Altered Sleep Time Difficult for Body
A study involving sleep for the National Aeronautics andSpace Administration (NASA) indicated that the body has a hardertime adjusting to different sleep times than originally perceived.NASA has been instructing astronauts to begin going tobed 2 hours later than normal over a period of time to prepare fortheir desired sleep schedule. Reporting in Aviation, Space andEnvironmental Medicine (December 2004), lead investigatorTimothy Monk, PhD, said this may not be the best approach.
In the first phase of the study, the participants shifted sleep on 2-hour blocks, but the result was poor sleep quality and not being asalert. The results of this part of the study showed that the body onlyadjusts itself by 1 hour a night—not the 2 of NASA's current recommendations.The second phase of the study altered sleep in 30-minute blocks; the final phase in progress now will alter sleep in oneabrupt movement. Dr. Monk said that the study can be applied toanyone who must change schedules.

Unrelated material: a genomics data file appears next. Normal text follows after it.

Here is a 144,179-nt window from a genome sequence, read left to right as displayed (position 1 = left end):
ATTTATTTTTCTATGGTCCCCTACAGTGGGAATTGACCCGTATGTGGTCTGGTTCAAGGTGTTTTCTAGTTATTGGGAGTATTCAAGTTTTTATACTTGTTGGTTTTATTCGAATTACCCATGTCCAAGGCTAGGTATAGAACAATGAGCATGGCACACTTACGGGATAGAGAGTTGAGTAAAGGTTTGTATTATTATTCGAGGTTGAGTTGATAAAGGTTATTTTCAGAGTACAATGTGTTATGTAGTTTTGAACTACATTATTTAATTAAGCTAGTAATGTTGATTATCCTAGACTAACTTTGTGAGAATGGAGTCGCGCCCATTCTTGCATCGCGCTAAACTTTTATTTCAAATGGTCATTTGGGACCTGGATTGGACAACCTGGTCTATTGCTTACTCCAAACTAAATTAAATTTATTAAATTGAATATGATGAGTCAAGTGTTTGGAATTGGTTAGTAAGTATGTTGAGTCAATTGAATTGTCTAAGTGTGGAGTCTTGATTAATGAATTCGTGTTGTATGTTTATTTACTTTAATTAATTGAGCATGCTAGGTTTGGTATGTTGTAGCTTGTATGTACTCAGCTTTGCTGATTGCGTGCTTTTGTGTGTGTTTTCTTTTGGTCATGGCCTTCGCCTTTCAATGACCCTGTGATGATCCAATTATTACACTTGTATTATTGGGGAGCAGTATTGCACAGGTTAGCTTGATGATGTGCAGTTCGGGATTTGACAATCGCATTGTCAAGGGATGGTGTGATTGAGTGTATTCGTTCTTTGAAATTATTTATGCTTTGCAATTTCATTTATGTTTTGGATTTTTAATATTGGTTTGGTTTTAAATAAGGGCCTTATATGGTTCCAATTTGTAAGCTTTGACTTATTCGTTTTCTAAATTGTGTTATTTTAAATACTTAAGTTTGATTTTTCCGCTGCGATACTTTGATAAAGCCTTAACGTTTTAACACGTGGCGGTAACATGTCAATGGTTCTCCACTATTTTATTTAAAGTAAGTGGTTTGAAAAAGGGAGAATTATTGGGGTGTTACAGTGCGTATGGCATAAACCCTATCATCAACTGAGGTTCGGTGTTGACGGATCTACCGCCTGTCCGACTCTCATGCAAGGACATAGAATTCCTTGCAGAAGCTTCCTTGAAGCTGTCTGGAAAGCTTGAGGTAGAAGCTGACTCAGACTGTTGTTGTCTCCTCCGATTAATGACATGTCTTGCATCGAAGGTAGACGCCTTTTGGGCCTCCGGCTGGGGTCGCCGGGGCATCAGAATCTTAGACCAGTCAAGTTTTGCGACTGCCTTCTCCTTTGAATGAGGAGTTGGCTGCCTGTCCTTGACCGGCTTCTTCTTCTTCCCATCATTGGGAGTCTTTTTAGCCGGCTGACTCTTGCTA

"Many of us find that we have to change our sleep schedule,perhaps to accommodate work or school start times, or achange in our commute time," he said. "We often wonder if weshould make the change all at once, or more gradually overseveral days or weeks. This research has the eventual aim ofhelping us make that decision."